True food dog allergies are not that common as other types. A dog allergic to one or more types of food can show a wide range of symptoms including itchiness, swelling of the face and hives, but also some gastrointestinal reactions such as diarrhea or vomiting. In some cases, both skin and gastrointestinal symptoms are present in dogs as a result of ingesting an allergen.

In rare cases, dogs can suffer severe and dangerous anaphylactic shock just like some humans react to eating peanuts or getting stung by a bee, for example.

Thankfully, real food allergies are pretty uncommon in dogs. Often, the dog can suffer for food sensitivities, which do not cause immediate immune reactions, but rather show a gradual response to a particular type of food such as dairy, wheat, chicken, beef, eggs or corn, for example.

The dogs who have food sensitivities can show symptoms such as itchiness, a dull or poor coat and skin, vomiting and diarrhea, chronic infections of the feet or ears and others.

The most common food allergens in canines include:

  • Grain, such as rice, wheat or corn
  • Proteins, such as chicken, lamb, pork, beef, fish, rabbit or fish
  • Root veggies, such as potatoes, sweet potatoes, carrots, yams
  • Legumes, such as lentils, beans, soy, peanuts or peas
  • Dairy, such as milk, cheese or yogurt

Naturally, the best way to treat a food allergy is to work with your vet to find the exact allergens causing the problem and keep them away from your dog.

Although there are tests for allergies which can be performed, the most common way to find out the exact allergen is through an elimination diet.

The food elimination diet means putting your dog on a very basic diet with only a few ingredients, and then gradually reintroducing the potential allergens to the daily menu one by one and monitoring the dog for allergic reactions. This can be quite a long process and can last for 6 months and more, which can be a bit of a challenge for the dog owner.

You will need quite a lot of patience and consistency to provide your pup with this type of diet, but in the end, the result is worth it.

There are quite a lot of hypoallergenic dog foods available on the market, which excludes particular types of ingredients. Also, there are some premium quality dog foods which have very simple recipes and include only a few simple ingredients, which makes it much easier to ensure you have eliminated a lot of other potential allergens.

Acute allergic reactions in dogs

It is the acute allergic reactions in canines which are the scariest and most dangerous ones. Just like with humans, a dog which has eaten or been in contact with an allergen can go into anaphylactic shock as a severe allergic reaction. This condition needs to be treated immediately or it can be fatal for the pup.

Although this type of acute reaction is pretty rare, some of the allergens which are known to cause anaphylactic shock are bee stings, or some vaccines or drugs.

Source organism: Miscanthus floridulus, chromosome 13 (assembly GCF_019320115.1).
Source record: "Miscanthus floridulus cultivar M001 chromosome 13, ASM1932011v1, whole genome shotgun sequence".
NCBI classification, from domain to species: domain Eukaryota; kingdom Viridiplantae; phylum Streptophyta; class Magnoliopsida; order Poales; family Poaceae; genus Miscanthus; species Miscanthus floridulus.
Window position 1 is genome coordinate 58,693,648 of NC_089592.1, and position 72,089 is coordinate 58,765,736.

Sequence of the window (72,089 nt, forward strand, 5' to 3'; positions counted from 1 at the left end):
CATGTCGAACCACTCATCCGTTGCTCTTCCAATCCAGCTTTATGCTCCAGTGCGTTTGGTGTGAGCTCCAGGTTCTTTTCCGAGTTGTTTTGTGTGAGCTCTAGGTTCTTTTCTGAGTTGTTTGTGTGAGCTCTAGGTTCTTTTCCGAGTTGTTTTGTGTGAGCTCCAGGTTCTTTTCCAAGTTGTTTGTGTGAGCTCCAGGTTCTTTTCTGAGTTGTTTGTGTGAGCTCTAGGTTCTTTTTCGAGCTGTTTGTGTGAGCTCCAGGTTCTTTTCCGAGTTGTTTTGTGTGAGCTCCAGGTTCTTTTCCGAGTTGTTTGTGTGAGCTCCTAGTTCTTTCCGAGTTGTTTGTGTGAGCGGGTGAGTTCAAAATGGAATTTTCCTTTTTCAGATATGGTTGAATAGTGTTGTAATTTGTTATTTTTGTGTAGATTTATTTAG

It is always a good idea to monitor your pup after a new vaccine or another drug.

The symptoms that a dog is suffering an acute allergic reaction can be difficulty breathing, lowered blood pressure, collapsing and if left untreated – death.

Symptoms of dog allergies

The allergic reactions and the symptoms vary depending on the cause and on the specific dog. As we mentioned previously, the acute allergic reaction known as anaphylaxis is a relatively rare occurrenc and is quite different from the less severe allergic symptoms.

Here are some of the common symptoms of allergic reactions in dogs:

  • Itching
  • Hives
  • Inflamed, red skin
  • Swelling of the ears, eyelids, earflaps, lips or the whole face
  • Vomiting
  • Diarrhea
  • Sneezing
  • Chronic foot or ear infections
  • Continuous licking
  • Itchy ears

Please note, that many of these signs can be symptoms of something else, so ask your vet for a professional opinion if you notice one or more of them.

The main difference between an allergic reaction and canine influenza or cold is the itchiness.

Itching only in the ears may mean that the dog has an ear infection. Continuous itching and hair loss can also mean that the dog has contracted sarcoptic mange.

If the dog is scratching, licking or biting mainly the base of its tail, this may mean that it has a flea allergy.

Other common itchy areas during an allergic reaction are the belly, armpits, ears, feet or face.

If the atopic dermatitis is left untreated it can lead to the dog opening wounds on its skin from biting and scratching, and this can lead to secondary infections with yeast or bacteria. Other conditions may also arise if the continuous itching is left unresolved such as hair loss, irritation, skin scabbing and overall discomfort for the pup.

The other symptoms to watch your pup for include sneezing, a poor coat condition, and a runny nose and congestion.

Some allergies like food allergies also cause diarrhea and vomiting.